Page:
Easton (N.H.).

Summer resorts and points of interest of Virginia, western North Carolina, and north Georgia online

. (page 1 of 11)
Online LibraryEaston (N.H.)Summer resorts and points of interest of Virginia, western North Carolina, and north Georgia → online text (page 1 of 11)
Font size
QR-code for this ebook



^^Hm^^^K\ fl 1 Lu





-1 n!' dL v>

4 * *




^©ii^^fes §f 1 i^tiepe



WesleFi^ Rspfelt Gap®lii^a


North Georgia



GenH Pass. Agent,




Traffic Manager,



C. G. CRAWFORD, Printer and Stationer, 49 and 51 Parl< Place.
1 884




JoJma Eoplrin's Univ. Xjj[}).

Virginia Midland Railway.


^HE hope of every American child is to behold with his own eyes the

wonders of the capital of his country, which he has so often seen pictured,

and the dream of every aspiring American youth is to figure as a leader,

\!^JF Y however humble, in that great building of white marble, whose mighty

dome towers in his imagination thrice as high as it does in reality.


the political heart of the nation, to which all the streams of travel tend, and to which
all hearts turn, lies immediately upon the northern border of \^irginia. To this city —
already great and beautiful, but destined to be greater and more beautiful than was
Rome in its prime (if the Republic holds together, as all good men pray it may) —
come all the currents of the national life, a tide of vast magnitude, which yearly
increases in volume as the country grows in population and the attractions of the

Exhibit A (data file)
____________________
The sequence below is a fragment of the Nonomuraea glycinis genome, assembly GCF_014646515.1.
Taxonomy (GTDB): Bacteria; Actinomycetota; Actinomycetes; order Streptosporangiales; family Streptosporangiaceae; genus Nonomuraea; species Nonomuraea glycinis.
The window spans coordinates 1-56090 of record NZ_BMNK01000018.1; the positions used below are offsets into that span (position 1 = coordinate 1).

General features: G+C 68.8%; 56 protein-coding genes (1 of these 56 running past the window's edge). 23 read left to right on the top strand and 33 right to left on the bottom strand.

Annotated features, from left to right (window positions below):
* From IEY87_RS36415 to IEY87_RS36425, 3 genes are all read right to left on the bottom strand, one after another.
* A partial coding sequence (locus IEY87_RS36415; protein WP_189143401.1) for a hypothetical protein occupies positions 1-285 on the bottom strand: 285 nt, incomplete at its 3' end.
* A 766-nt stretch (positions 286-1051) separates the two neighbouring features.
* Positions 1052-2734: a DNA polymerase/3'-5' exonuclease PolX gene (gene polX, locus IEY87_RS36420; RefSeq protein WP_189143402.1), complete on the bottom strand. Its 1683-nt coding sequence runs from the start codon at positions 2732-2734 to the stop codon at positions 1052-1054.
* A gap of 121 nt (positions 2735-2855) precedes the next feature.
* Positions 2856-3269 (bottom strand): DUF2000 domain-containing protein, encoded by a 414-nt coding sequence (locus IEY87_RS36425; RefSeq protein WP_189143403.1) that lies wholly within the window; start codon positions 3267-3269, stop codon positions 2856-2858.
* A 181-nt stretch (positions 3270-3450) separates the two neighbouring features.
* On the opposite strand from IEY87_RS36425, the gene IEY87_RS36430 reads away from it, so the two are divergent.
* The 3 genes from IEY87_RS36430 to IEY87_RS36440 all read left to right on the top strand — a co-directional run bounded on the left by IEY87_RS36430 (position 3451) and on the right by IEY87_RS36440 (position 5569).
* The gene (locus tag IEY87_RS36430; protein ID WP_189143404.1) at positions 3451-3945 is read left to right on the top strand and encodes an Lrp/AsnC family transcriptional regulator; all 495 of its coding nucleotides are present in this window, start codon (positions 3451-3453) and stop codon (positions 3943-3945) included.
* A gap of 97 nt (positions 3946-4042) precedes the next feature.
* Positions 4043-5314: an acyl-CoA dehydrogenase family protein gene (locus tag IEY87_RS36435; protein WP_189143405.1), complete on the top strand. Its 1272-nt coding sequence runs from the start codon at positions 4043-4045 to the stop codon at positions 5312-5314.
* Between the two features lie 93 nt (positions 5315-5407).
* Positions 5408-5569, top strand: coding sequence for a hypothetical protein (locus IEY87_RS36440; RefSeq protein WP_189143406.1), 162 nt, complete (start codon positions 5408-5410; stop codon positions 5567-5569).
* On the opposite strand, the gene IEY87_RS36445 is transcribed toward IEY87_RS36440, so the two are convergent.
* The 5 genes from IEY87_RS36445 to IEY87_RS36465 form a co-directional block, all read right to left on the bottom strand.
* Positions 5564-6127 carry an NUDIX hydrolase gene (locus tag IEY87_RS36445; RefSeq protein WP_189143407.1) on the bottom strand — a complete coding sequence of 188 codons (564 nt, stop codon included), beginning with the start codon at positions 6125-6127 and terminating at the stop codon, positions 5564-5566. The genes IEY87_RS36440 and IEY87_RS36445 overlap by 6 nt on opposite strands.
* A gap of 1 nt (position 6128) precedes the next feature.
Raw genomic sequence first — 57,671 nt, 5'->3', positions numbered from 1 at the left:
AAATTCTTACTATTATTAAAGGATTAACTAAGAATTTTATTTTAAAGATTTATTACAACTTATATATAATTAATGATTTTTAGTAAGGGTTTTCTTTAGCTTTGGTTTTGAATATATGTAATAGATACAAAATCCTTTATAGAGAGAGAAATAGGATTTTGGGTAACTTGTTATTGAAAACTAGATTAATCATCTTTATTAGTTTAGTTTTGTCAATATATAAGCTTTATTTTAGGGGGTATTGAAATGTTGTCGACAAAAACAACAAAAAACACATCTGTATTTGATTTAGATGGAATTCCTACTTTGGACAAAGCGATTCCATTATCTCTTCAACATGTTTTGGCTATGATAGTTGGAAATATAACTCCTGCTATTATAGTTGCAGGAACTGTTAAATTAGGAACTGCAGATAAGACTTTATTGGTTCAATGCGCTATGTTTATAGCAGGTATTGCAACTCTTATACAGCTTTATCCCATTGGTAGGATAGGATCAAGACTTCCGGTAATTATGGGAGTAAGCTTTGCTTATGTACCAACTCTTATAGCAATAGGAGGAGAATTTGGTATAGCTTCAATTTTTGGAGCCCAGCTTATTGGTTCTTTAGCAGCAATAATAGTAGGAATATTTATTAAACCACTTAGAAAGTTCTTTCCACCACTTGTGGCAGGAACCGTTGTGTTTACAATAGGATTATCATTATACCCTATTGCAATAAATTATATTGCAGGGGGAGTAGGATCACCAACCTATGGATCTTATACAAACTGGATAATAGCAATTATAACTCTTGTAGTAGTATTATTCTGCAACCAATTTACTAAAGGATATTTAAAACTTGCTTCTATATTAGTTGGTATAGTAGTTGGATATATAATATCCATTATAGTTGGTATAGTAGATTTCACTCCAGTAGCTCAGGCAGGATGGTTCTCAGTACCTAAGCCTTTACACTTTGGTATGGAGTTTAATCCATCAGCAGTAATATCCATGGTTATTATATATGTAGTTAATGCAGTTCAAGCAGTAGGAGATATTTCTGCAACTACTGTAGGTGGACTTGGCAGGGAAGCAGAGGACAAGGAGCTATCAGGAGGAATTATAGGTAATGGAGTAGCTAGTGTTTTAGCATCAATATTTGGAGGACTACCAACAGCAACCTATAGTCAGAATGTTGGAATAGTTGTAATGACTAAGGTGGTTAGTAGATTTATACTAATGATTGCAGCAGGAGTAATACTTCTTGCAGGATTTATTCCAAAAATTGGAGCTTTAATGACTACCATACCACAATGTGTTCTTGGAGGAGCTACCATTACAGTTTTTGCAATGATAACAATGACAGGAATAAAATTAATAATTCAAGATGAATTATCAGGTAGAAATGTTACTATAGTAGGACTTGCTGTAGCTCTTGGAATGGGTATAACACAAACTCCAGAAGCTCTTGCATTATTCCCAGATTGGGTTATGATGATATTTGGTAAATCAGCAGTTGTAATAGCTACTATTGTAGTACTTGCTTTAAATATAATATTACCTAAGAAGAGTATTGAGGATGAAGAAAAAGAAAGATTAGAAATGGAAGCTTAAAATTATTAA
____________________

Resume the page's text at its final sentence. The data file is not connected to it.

capital multiply in number and variety. Of the fifty millions who now inhabit the
United States, and of the hundred millions who will owe allegiance to the starr\' flag
ere the century is complete, how many annually visit the capital, how many are
fortunate enough to see it once in their life-time ? The computation could not easily
be made, but the number in both cases must be verj^ great. Nor would it be easy to
forecast the destiny of the imperial city, or to call up in a vision its magnificence a
hundred, two hundred years hence. What will it be, if in God's providence the
Republic should last a thousand years, and Washington remain the capital ? It is
safe to say that the sun never shone upon such a city, and that the inflamed fancy
alike of prophets and poets would be put to shame by its grandeur.

Enough to know that our seat of government, apart from its political attractions,
contains, even now, so much that is of interest in architecture and antiquities, such
art collections and such storehouses of knowledge in its museums and its Patent
Office as to compete almost on even terms with the great centres of commerce all


combined. The actual population of Washington is not above two hundred thou-
sand ; but, like the human heart which it typifies, all the blood of the country, sooner
or latter, runs through it, and everybody is at one time or another a resident. The
ebb and flow of transient visitors and temporary inhabitants is so enormou'", that
railways alone can give prompt ingress and egress to the tide, and these railways, by
the very facilities they furnish, but provoke a still greater volume of travel. Do you
want to find a particular man on the street ? Stand where you are and he will pass
by after awhile. So, if you want to see anybody, you have only to go to Washing-
ton and wait a day or two ; he will be sure to turn up. It is worth your while to
visit the city, if only to be surprised by the sudden appearance of the very last person
in the world that you ever expected to see.